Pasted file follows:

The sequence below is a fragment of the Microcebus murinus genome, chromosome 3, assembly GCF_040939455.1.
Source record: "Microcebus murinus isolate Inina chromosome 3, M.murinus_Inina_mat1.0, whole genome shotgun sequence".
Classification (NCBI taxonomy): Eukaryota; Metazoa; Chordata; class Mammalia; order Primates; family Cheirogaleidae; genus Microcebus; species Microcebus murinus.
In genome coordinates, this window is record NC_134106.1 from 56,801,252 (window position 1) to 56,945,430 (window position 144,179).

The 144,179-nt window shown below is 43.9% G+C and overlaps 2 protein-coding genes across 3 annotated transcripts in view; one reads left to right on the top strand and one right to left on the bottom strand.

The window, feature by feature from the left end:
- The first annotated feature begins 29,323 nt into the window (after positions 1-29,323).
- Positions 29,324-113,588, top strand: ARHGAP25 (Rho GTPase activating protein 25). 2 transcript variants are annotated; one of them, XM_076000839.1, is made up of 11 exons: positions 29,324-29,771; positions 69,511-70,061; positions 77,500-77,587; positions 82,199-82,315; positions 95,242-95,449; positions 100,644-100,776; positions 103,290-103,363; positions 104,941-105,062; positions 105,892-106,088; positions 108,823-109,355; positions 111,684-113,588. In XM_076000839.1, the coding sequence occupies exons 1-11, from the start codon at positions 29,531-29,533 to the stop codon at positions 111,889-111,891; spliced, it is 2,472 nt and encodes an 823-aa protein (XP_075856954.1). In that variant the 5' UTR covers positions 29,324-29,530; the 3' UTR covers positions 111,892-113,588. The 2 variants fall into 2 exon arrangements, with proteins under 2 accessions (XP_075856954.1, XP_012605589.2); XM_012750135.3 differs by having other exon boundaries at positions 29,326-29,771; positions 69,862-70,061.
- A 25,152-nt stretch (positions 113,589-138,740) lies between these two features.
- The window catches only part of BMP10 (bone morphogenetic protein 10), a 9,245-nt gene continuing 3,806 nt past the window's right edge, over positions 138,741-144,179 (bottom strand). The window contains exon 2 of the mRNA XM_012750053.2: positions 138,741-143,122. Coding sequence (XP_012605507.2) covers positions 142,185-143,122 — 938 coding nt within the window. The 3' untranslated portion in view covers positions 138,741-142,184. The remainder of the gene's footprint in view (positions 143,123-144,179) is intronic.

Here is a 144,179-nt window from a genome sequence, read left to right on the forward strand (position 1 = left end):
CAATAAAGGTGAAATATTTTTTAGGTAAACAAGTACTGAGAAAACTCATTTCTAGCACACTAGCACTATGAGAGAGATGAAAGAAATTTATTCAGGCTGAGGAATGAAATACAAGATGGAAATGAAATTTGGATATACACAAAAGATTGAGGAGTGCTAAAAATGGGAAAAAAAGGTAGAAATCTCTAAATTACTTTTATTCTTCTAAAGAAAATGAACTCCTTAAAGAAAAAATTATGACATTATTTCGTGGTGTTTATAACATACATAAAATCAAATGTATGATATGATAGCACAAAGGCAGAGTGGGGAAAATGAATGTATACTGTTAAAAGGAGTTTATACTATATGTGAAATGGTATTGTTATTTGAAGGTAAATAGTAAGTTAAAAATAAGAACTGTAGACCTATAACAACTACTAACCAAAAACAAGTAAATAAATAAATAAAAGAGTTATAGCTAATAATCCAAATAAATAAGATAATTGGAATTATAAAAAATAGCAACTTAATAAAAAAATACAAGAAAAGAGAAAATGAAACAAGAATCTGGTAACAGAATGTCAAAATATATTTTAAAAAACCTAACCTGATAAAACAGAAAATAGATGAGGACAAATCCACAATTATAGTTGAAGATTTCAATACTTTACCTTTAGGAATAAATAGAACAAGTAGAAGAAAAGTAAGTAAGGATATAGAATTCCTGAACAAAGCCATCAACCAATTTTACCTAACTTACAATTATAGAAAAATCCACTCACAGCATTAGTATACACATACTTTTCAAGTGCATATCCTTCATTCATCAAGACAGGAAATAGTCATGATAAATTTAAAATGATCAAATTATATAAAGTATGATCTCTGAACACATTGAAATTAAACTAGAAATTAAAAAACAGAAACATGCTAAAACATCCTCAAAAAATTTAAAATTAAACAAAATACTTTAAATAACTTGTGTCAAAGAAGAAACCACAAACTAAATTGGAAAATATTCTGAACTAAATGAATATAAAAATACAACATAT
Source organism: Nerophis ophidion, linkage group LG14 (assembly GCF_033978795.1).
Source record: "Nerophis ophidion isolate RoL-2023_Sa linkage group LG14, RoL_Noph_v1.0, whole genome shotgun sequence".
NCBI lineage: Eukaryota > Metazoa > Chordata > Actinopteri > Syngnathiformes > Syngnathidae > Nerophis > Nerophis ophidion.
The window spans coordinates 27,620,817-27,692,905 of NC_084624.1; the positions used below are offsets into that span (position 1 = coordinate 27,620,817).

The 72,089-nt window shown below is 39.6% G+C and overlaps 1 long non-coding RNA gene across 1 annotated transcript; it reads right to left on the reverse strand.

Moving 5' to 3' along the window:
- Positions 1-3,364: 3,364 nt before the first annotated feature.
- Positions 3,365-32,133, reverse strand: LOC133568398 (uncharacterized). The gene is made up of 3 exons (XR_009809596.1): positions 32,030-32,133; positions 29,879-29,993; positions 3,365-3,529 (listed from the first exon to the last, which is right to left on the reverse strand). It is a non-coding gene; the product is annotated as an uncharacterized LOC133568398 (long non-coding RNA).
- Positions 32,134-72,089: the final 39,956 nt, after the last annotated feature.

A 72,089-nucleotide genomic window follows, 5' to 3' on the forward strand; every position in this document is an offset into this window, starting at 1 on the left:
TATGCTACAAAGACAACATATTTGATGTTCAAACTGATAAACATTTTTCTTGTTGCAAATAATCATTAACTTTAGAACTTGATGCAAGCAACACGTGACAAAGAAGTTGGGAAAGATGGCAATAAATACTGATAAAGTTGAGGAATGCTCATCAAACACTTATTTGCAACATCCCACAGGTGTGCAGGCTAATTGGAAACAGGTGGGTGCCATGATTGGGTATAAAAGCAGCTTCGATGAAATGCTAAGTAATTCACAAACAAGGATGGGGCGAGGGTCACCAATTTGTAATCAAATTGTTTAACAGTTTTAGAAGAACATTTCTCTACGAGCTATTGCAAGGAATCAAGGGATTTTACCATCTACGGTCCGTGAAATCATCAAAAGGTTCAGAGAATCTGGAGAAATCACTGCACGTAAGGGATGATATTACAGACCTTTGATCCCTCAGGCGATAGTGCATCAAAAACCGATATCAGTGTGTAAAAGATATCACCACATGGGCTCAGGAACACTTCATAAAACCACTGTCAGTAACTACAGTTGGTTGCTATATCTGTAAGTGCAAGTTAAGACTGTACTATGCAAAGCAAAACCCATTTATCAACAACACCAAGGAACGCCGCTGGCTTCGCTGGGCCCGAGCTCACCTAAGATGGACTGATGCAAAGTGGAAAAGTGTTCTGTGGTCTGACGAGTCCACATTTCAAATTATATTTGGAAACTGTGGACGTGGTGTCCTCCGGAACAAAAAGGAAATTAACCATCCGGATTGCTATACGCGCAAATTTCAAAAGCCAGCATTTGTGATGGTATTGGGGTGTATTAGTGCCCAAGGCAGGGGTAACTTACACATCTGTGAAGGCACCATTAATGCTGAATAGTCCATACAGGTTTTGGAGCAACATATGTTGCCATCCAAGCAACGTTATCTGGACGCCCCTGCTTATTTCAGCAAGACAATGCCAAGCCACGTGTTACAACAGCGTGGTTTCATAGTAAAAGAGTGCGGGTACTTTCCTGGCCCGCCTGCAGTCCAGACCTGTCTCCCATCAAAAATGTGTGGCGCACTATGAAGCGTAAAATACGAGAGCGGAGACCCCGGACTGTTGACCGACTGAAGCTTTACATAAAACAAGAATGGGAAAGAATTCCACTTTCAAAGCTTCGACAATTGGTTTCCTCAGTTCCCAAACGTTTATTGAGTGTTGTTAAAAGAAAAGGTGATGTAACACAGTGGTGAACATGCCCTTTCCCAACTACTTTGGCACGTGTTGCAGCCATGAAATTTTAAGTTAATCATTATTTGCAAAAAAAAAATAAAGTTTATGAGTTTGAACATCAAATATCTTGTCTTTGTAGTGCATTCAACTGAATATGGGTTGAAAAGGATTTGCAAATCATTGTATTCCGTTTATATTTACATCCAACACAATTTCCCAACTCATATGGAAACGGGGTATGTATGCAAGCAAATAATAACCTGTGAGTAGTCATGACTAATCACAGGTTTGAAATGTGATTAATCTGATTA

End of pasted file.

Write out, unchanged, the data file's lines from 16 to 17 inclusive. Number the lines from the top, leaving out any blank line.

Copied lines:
The window spans coordinates 27,620,817-27,692,905 of NC_084624.1; the positions used below are offsets into that span (position 1 = coordinate 27,620,817).

The 72,089-nt window shown below is 39.6% G+C and overlaps 1 long non-coding RNA gene across 1 annotated transcript; it reads right to left on the reverse strand.